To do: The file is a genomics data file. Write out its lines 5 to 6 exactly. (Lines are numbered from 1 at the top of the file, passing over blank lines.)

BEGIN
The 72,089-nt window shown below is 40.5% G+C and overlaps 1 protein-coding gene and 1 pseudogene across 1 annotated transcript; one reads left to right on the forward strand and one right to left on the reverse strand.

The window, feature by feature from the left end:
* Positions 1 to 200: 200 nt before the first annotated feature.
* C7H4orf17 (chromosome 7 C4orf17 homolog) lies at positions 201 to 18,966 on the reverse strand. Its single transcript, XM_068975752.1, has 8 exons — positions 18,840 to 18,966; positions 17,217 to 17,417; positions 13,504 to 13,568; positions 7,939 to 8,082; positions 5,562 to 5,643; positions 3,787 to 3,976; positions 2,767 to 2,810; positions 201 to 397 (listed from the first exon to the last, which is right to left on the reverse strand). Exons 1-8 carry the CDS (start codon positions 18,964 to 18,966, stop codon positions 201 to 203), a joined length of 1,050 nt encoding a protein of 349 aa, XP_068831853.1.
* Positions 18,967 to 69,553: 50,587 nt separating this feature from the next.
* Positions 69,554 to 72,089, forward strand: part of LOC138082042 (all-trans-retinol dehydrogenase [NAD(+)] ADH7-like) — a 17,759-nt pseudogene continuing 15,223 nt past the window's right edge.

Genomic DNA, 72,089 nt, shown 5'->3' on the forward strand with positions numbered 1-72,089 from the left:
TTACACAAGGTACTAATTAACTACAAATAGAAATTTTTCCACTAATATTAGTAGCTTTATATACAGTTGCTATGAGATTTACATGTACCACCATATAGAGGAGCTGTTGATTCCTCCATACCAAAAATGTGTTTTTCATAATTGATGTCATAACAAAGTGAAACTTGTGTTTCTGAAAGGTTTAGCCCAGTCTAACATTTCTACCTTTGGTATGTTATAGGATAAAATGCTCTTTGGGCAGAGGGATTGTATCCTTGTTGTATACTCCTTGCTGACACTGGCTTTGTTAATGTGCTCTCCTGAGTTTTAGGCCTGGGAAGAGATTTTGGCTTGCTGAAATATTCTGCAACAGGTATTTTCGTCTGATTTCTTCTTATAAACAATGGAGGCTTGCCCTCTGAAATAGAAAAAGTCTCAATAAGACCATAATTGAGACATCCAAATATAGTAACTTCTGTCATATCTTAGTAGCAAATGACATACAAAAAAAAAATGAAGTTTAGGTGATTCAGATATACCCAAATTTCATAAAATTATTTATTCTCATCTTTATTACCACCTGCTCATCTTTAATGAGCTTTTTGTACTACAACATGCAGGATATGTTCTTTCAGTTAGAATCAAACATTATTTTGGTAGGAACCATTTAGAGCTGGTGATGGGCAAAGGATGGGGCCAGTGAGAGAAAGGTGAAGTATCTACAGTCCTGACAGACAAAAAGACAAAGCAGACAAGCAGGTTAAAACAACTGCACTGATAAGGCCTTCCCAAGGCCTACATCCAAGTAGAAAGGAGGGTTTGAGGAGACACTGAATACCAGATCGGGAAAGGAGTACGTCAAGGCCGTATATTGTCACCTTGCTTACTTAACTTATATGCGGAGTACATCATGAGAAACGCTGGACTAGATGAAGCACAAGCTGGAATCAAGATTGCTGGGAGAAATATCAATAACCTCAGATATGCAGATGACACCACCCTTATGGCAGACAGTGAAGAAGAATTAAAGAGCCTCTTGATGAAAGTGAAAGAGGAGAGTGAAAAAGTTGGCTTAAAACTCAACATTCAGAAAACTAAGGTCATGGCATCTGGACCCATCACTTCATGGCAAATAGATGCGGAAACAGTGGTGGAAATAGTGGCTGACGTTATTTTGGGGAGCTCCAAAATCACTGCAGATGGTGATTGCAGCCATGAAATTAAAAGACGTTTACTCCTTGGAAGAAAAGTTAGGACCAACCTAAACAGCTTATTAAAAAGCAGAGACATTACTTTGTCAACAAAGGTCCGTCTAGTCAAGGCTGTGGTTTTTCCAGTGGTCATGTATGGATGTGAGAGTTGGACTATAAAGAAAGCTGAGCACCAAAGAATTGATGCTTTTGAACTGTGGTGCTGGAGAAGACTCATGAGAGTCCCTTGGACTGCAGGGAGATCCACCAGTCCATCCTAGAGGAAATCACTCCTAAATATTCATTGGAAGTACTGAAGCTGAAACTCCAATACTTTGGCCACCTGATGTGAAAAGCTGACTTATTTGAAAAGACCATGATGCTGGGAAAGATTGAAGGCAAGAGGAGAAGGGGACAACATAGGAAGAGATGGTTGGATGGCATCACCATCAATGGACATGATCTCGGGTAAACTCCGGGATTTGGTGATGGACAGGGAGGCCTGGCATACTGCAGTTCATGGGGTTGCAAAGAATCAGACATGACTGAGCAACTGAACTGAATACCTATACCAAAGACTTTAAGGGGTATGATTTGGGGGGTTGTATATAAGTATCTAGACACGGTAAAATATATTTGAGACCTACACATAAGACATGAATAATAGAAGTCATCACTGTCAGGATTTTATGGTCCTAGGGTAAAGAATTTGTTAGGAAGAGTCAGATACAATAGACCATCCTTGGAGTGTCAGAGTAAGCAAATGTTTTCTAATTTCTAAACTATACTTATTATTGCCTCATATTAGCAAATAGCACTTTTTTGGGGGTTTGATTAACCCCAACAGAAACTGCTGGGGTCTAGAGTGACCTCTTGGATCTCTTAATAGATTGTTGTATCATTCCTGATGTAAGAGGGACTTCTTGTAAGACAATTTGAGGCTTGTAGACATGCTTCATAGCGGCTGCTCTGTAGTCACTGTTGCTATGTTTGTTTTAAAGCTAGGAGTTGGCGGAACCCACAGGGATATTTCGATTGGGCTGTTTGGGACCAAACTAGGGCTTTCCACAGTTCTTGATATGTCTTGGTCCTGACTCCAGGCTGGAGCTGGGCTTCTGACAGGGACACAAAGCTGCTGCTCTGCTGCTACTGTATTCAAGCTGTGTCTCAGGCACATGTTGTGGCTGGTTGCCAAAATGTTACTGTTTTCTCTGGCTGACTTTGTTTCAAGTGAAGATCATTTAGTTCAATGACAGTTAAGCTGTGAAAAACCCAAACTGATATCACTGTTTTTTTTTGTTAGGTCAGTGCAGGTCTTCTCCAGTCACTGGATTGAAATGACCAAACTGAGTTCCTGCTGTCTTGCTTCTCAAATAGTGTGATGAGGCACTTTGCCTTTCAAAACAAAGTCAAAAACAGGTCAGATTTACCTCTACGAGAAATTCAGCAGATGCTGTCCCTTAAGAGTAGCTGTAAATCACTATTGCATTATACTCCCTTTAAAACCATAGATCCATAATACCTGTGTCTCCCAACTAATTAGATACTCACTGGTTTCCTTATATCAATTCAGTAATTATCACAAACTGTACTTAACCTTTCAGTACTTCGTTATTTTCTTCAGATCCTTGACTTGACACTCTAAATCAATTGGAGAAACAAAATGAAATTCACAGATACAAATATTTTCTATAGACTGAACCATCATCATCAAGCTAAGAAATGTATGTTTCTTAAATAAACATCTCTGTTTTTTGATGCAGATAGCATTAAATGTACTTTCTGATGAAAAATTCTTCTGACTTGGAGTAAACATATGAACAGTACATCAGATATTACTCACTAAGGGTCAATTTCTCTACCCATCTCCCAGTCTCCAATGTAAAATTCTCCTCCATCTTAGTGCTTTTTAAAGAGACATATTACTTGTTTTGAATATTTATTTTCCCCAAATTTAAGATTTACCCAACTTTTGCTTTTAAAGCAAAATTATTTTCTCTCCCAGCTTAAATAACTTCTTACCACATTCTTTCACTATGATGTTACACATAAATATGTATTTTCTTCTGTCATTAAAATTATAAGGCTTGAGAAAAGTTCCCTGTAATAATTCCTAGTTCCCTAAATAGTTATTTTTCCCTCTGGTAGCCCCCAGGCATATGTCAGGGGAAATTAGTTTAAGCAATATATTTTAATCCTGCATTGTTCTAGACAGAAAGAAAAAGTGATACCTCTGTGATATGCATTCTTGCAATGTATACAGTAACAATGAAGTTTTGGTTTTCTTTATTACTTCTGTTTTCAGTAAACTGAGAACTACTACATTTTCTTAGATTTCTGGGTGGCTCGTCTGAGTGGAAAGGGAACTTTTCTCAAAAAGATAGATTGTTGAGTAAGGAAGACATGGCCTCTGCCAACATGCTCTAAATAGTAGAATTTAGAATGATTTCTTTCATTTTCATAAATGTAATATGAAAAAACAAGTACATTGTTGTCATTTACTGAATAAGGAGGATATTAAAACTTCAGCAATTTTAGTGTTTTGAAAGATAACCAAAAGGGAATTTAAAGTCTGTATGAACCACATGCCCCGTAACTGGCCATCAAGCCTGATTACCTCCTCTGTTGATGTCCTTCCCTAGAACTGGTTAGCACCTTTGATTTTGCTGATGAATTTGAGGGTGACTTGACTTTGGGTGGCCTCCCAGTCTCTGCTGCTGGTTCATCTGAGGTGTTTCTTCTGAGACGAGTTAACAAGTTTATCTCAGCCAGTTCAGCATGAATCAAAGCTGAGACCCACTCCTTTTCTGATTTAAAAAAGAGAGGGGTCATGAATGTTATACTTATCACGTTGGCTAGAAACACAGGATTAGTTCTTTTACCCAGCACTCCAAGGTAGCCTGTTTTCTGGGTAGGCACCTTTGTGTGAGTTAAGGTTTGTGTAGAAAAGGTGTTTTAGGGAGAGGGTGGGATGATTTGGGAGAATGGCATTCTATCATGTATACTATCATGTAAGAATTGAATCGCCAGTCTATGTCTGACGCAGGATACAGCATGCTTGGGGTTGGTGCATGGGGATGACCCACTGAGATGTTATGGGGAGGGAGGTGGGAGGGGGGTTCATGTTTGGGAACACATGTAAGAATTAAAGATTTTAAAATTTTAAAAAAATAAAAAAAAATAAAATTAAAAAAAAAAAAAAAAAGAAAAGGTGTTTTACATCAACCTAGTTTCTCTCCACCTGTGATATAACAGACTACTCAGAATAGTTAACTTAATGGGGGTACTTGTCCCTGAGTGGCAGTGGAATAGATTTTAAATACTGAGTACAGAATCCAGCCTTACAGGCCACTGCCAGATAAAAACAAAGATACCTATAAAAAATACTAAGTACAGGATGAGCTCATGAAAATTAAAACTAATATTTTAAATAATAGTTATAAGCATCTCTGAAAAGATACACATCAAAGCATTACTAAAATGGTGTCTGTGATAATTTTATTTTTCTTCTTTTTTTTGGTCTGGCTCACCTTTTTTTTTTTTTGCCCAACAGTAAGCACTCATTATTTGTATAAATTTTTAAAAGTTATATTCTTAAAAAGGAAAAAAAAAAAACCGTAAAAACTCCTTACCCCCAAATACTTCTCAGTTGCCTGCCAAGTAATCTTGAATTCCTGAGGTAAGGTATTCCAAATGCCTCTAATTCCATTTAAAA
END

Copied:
* Positions 18,967 to 69,553: 50,587 nt separating this feature from the next.
* Positions 69,554 to 72,089, forward strand: part of LOC138082042 (all-trans-retinol dehydrogenase [NAD(+)] ADH7-like) — a 17,759-nt pseudogene continuing 15,223 nt past the window's right edge.